Of course it might alienate you’re side of the aisle, but you can’t break an omelette without making eggs, or something like that.

Hope you enjoyed that little rant.

He Bought 6000 Rounds

OK. Seriously. So have I and I’m not a serious gun guy. 6000 rounds isn’t that exceptional a quantity. I did buy .22 LR which isn’t going to be the first choice of for your garden variety killing spree. When I go to the range, I typically shoot 200-300 rounds. If you go shooting once or twice a week, buying in quantity is what you do. If you fire larger calibers than .22 LR … you collect brass and do you own reloads (9mm for example costs about 40 cents a round if you don’t do reloads). It takes repetition to teach your spine to shoot.

Question for the gun controls must be higher and higher? If 50 of the people in the theater were armed via concealed carry … Might the outcome have been different?

The quoted link above clearly thinks that tighter gun laws are necessary, yet the recent shooter had a large cache of illegal explosives. Clearly gun laws weren’t what stopped him. The shooter had no history of mental illness, crime records, or anything to prevent him from buying guns and moderate stores of ammo in any state. His emphatic “make it tougher for criminals and nuts to buy guns” would have done nothing. So, then why bring it up now?

Recently, “America is no longer ‘top nation’” inspired by insipid political advertisements in the guise of Allen Sorkin TV-News drama arose in conversation. This was a big lie cementing a reasonable argument (that we have problems that need addressing). Basing an argument on a lie, however good the argument is, weakens your rhetoric and destroys your credibility.

Look people, both right and left, but it seems lately the left of the aisle turns to this more and more (see the above and AGW) … stop it!! Stop using clearly stupid/false things to persuade. If you think tighter gun laws will help bring down gun crime. Prove it with actual data. If you think on the other side, that armed homeowners and women with concealed carry are safer on the streets at night against predators) use actual data not specious easily disprovable remarks. Against both sides of the gun control argument, data I’ve seen has shown that looser gun laws and concealed carry is uncorrelated with increased gun violence. One study demonstrated that legalized “open carry in bars” had no impact on gun violence in a city (or was it cities). Seems to me if restricting or not restricting personal liberties has no impact either way on our society … then “more personal freedom” should be the default choice.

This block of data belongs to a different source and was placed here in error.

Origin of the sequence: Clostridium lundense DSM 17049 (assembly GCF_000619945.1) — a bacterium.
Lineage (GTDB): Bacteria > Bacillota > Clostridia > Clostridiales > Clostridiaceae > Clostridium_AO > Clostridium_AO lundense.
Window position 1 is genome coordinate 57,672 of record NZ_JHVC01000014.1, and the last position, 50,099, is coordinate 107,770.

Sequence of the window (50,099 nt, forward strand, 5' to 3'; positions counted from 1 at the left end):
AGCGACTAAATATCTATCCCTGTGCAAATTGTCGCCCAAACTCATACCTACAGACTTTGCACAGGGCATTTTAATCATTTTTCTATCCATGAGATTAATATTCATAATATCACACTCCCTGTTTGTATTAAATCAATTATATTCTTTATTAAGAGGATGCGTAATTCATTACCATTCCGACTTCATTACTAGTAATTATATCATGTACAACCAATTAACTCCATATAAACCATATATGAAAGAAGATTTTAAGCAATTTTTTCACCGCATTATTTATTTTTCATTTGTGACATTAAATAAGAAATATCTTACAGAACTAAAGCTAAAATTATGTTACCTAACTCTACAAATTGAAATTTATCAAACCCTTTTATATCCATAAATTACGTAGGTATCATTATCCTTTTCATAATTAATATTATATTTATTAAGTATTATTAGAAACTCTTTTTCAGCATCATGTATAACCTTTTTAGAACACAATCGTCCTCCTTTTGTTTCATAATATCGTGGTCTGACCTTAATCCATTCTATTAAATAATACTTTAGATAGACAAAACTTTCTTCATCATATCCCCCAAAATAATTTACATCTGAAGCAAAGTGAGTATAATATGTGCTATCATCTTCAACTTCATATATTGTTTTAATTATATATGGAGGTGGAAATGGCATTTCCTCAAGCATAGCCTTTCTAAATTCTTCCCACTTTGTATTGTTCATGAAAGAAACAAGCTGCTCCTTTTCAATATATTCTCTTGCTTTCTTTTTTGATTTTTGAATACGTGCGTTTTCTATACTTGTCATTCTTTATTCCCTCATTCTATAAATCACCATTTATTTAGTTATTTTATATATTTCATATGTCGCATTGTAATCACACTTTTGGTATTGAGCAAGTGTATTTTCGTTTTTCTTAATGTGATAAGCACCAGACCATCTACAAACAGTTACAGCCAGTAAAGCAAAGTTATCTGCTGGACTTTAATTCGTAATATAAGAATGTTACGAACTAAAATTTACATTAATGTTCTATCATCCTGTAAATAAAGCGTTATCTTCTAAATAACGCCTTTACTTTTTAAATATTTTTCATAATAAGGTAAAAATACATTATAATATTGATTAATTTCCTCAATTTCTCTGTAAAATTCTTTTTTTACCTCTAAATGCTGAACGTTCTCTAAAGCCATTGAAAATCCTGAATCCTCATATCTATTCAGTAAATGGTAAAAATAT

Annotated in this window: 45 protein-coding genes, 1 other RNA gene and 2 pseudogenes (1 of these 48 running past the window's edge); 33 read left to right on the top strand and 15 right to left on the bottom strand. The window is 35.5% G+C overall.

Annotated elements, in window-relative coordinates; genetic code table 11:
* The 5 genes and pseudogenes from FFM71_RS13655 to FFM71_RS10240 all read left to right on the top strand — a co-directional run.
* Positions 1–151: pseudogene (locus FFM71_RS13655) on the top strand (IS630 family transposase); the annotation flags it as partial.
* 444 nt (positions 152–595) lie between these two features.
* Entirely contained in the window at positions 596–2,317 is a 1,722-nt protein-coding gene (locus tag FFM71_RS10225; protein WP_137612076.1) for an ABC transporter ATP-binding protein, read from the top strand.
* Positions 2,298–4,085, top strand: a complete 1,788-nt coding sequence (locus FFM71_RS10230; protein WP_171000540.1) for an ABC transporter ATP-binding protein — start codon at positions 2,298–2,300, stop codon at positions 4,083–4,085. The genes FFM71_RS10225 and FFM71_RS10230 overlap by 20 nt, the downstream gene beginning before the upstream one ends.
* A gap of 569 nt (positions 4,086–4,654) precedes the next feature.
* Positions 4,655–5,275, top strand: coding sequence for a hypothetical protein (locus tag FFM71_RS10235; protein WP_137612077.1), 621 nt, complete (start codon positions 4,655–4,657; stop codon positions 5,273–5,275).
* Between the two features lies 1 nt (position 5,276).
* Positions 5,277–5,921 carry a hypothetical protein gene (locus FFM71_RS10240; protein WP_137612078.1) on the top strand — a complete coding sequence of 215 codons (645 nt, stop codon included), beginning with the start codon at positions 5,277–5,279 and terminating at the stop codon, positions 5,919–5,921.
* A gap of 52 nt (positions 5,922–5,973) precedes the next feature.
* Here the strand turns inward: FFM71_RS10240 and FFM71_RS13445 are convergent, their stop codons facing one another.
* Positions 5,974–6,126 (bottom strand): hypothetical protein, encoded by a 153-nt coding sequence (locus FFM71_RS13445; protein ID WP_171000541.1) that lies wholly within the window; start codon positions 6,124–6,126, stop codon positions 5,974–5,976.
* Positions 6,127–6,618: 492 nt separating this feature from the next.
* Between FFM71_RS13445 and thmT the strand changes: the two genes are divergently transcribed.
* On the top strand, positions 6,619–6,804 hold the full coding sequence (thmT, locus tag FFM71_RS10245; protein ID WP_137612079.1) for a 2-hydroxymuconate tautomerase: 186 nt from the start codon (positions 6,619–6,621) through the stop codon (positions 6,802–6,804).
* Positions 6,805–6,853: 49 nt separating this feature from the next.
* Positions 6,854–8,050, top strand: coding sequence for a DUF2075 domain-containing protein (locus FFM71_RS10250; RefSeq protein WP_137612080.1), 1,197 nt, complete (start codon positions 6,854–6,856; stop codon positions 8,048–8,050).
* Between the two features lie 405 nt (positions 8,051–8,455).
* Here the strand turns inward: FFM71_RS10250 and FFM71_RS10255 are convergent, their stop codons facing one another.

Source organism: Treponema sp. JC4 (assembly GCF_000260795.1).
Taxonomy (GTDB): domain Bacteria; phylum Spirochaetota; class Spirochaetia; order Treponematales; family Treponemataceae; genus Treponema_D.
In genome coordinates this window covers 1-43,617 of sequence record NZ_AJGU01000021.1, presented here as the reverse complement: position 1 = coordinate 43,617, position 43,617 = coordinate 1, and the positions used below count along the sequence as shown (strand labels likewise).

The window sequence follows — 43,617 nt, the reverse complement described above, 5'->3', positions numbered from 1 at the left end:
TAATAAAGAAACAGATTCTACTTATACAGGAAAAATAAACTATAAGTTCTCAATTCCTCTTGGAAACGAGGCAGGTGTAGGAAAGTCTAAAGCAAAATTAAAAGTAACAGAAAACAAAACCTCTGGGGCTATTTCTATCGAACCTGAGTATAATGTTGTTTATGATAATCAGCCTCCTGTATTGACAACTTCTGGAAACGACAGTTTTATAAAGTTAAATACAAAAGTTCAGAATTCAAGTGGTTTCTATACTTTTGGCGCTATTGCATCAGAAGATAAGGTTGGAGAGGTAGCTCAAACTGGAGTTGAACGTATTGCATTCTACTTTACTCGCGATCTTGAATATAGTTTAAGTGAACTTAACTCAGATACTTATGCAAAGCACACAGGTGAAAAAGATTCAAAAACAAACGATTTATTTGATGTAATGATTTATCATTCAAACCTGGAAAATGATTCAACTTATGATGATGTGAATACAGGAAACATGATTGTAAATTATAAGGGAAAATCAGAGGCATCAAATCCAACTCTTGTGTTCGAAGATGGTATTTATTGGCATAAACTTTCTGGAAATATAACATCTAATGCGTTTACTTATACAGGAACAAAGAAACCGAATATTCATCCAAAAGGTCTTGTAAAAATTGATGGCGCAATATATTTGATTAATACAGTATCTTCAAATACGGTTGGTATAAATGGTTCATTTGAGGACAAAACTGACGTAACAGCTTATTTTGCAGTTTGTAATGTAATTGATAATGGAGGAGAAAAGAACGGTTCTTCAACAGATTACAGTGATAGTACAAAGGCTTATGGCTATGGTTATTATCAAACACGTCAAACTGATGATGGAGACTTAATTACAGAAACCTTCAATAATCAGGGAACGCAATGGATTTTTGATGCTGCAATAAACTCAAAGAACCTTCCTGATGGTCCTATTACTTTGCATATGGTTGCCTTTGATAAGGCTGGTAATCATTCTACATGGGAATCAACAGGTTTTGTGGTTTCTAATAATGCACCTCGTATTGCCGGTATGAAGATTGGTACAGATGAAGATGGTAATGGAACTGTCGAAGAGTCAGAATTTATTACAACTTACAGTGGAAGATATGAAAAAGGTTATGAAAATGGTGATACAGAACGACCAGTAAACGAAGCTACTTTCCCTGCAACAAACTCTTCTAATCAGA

Why Inequality Is Necessary

Over at the League of (not very) Ordinary Gentlemen there is a blog symposium going on. The “(not very)” was appended by myself, for those fellows by and large are, alas countering their “Ordinary” claim, seem ordinarily to be quite exceptional, at least at the task of writing blog posts. What follows are somewhat scattered thoughts in a defense economic inequality. Continue reading

Howzzat Work Anyhow?

Protest movements as evidenced most recently by the Occupy movement basically amount to soft terrorism. That is to say soft in the sense that it is terrorism with muted, understated violence. Instead of blowing up bus stops, eateries, and commuter throughways, they clog them up, pollute them, and fill them with the smell of human effluence unwashed bodies and worse. An even milder yet more understated violence is approaching inexorably toward us in the US … that being the soft nuisance that pretends to be an election season, in which our information channels instead of our commuter ways and shops will be filled with the annoyance of politicians grabbing for our attention.

What puzzles me in this matter is the mystery of why anybody thinks this works. It beggars my imagination how somebody thinks that annoying people will generate sympathy for their cause. This goes for all three of these types of terrorism, from the hard terror of bombs and the homicidal mania that constitutes the al-Qaeda and Palestinian flavors of terror to push polling, TV ads, and blind phone calls.